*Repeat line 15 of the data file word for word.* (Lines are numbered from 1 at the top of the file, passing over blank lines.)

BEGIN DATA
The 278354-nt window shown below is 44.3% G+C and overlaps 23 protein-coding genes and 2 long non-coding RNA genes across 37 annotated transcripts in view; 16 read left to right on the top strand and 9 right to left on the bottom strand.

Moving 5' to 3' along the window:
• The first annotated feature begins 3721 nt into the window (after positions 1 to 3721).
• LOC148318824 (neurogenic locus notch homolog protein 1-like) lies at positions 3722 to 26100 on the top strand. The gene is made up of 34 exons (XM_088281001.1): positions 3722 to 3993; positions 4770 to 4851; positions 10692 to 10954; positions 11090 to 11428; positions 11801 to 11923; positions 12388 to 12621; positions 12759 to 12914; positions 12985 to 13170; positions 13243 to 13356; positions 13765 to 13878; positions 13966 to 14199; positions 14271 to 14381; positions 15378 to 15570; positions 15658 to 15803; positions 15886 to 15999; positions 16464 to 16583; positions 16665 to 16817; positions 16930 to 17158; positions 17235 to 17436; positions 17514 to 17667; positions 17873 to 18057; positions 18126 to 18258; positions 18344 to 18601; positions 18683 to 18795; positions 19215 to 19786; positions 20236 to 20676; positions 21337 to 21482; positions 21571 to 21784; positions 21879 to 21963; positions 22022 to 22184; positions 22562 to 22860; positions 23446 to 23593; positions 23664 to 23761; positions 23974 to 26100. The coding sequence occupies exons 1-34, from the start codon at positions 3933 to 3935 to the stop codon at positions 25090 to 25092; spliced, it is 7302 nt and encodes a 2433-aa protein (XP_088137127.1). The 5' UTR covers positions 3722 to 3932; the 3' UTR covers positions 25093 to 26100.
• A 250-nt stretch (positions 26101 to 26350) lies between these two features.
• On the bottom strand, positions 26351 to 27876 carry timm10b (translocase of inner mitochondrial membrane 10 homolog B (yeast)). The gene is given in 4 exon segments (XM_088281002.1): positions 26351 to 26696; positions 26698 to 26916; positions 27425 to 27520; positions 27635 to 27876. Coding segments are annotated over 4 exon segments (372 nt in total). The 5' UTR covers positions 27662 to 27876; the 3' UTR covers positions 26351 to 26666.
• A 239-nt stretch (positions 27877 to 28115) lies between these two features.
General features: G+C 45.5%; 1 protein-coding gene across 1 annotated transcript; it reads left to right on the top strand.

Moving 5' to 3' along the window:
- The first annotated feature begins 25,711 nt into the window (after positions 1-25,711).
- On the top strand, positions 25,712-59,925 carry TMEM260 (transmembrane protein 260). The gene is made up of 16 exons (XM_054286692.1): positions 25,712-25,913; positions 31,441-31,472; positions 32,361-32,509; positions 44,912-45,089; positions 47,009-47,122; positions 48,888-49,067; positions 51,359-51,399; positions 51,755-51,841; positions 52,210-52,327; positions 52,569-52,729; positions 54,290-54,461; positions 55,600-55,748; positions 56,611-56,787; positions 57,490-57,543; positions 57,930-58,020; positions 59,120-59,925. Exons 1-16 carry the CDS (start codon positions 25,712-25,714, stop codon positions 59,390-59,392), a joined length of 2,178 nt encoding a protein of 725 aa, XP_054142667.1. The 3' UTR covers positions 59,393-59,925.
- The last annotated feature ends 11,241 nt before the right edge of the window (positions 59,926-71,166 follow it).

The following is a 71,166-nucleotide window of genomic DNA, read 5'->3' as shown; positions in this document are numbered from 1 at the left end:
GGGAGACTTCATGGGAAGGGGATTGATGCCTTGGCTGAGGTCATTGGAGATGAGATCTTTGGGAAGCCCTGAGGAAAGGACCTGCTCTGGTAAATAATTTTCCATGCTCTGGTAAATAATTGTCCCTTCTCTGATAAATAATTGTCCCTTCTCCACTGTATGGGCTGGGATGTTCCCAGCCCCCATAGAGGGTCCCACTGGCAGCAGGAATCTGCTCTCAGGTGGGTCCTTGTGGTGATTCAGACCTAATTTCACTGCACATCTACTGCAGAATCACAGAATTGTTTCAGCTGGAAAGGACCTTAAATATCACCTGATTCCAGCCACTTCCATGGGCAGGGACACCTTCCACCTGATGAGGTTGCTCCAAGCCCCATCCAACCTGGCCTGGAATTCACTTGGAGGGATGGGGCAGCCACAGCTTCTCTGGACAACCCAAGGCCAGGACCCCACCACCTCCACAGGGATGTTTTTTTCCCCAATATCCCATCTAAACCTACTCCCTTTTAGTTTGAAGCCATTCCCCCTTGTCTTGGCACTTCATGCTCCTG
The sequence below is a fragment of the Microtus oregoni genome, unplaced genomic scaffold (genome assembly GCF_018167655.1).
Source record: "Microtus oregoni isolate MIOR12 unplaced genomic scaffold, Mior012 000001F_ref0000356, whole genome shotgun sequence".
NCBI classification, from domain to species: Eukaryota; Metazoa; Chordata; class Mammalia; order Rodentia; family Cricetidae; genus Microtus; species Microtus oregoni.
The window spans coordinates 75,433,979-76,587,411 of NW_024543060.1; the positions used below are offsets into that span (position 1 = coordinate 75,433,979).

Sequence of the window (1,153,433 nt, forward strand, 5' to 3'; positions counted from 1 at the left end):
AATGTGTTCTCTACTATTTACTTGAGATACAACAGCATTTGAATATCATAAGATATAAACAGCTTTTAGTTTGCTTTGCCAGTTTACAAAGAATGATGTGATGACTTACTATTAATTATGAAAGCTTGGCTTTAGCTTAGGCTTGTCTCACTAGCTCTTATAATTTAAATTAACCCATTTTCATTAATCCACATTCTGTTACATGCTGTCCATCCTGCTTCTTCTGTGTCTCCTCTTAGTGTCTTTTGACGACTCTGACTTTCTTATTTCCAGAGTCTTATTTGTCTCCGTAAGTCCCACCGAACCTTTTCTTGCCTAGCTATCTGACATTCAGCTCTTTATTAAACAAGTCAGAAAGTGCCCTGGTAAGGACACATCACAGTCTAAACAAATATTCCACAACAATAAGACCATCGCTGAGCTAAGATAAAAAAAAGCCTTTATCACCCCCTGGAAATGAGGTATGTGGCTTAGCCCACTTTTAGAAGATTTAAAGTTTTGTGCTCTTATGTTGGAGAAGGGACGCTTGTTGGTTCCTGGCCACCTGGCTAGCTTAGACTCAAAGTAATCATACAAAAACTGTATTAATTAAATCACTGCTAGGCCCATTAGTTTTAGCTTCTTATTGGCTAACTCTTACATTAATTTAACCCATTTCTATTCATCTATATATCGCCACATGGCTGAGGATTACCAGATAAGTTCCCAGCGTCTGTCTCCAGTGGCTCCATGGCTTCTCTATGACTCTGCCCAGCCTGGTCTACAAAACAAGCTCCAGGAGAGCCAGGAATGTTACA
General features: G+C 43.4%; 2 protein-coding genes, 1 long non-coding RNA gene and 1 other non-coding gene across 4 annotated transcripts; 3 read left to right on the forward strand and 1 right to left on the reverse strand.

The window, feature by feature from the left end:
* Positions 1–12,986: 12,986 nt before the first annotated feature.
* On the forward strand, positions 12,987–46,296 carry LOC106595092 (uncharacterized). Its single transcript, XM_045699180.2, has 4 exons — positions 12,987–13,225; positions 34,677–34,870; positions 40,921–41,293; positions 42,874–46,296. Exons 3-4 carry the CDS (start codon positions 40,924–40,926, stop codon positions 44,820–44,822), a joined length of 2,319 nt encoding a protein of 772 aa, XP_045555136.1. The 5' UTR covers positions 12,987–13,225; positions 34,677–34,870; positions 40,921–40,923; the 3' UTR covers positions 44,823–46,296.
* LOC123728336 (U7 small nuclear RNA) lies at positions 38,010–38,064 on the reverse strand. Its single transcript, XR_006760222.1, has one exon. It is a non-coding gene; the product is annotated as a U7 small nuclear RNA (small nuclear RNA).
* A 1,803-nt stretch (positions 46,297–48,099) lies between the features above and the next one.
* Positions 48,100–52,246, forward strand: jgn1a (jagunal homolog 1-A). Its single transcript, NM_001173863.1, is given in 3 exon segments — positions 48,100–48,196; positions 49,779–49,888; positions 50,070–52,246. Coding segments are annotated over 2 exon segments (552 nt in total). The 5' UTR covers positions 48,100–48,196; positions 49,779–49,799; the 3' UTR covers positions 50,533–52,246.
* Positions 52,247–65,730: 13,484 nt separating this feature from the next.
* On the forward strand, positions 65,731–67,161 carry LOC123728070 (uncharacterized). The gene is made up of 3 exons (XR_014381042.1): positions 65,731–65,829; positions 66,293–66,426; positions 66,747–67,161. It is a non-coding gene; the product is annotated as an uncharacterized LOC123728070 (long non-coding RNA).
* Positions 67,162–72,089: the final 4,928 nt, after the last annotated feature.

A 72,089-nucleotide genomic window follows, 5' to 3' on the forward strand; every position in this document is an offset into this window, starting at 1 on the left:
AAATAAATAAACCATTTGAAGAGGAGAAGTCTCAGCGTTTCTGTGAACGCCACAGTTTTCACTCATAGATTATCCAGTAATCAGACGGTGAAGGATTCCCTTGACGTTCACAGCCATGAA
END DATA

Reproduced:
The sequence below is a fragment of the Microtus oregoni genome, unplaced genomic scaffold (genome assembly GCF_018167655.1).